From a personal branding perspective, we have to educate our students on the professional and educational importance of responsible social media behavior. If you are like me, sometimes you wonder what people (not just kids!) are thinking on social media, and you have probably heard stories of employees getting fired over social media postings. While controversial postings are currently an important issue for college students looking for their first job, high school students are at risk of negative consequences of poor choices as well.
The resemblance of the college admissions processes with the job search process now is striking.Our students might think it is cool to post borderline jokes or pictures on social media or make a video for YouTube to make people laugh, but what they are doing is creating an image of themselves; positive or negative. It is important to educate our students on the future implications and consequences of internet behavior. I read something recently that really stuck with me; “What you do on the internet is permanent—it is written in ink.”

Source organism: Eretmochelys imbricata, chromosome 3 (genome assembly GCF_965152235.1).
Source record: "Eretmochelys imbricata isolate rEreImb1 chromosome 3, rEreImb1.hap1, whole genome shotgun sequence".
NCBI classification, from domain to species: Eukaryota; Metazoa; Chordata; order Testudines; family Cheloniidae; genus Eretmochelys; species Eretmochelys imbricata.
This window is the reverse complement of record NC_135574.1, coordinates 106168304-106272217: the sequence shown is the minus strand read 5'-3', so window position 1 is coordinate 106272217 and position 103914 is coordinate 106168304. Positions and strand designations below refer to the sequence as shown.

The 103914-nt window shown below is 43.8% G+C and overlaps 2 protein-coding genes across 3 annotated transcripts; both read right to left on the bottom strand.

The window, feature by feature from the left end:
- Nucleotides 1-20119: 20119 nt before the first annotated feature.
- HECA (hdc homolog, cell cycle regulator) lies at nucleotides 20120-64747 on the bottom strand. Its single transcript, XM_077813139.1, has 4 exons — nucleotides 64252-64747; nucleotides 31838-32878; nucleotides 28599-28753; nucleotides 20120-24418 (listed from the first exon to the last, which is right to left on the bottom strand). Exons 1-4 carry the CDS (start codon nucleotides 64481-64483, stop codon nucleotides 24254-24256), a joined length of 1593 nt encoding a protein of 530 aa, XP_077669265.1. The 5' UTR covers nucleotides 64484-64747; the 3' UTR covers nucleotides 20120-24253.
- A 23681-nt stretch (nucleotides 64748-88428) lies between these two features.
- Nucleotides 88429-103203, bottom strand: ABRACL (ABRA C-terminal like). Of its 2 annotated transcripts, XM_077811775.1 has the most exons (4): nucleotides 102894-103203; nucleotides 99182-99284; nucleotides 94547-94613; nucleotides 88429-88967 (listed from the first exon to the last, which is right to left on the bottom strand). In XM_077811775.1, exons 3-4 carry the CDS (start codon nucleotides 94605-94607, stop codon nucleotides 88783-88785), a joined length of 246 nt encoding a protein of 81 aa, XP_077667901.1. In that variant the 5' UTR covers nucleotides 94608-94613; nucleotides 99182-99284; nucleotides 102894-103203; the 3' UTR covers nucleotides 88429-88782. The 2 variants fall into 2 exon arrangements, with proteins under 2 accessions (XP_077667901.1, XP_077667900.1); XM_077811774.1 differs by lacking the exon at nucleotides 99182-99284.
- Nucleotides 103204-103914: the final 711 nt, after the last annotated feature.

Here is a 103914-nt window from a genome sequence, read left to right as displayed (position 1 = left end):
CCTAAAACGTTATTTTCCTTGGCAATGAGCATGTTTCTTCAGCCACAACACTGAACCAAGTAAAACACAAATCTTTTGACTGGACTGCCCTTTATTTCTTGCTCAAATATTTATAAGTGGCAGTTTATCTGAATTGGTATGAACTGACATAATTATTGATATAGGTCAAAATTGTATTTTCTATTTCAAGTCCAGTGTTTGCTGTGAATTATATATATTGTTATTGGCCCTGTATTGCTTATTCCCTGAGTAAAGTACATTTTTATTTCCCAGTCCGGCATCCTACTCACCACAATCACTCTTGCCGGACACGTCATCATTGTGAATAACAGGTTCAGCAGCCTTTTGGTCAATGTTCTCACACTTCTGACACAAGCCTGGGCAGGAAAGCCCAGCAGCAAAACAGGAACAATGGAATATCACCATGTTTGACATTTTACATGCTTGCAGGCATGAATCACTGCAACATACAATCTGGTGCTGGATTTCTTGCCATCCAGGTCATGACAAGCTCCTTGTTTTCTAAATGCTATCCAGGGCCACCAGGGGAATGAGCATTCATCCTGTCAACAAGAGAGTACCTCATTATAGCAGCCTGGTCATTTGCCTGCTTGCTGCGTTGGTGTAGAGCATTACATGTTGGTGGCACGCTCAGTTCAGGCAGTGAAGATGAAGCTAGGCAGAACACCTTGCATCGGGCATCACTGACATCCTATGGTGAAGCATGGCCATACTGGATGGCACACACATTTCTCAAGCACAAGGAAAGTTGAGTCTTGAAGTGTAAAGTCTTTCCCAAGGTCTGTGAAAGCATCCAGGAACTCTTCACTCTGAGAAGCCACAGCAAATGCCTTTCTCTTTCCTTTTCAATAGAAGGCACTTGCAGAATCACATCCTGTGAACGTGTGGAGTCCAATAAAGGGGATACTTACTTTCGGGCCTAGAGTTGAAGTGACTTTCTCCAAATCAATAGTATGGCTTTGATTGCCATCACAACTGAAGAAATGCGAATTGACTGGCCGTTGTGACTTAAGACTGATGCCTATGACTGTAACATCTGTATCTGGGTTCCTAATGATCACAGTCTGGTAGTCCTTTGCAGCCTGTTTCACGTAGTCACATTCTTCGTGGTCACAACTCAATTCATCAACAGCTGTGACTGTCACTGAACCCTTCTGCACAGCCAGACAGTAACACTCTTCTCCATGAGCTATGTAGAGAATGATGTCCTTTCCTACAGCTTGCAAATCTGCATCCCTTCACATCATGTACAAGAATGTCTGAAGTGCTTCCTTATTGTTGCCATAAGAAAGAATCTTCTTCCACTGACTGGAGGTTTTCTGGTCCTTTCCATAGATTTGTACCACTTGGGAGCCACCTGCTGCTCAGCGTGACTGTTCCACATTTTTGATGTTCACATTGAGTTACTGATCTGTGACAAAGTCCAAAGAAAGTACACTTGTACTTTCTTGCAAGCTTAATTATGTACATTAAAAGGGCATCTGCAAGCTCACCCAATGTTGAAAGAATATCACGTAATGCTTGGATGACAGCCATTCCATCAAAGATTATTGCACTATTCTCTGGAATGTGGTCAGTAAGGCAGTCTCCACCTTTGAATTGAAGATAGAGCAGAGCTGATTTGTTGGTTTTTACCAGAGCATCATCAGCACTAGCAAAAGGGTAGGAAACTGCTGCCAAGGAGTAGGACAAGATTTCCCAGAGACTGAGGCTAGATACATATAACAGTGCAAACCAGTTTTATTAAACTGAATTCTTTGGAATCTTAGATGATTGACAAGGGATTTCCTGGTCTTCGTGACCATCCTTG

While there are many dangers from a personal branding perspective that we must warn our students about, there are just as many positive aspects that can come from educating them on appropriate and beneficial social media use. LinkedIn as well as many other sites allow students to follow and become involved within groups of interest. This is their chance to focus on what they care about and begin to connect with others who have similar interests. I have made many connections and have learned an immense amount through following groups and organizations within my field.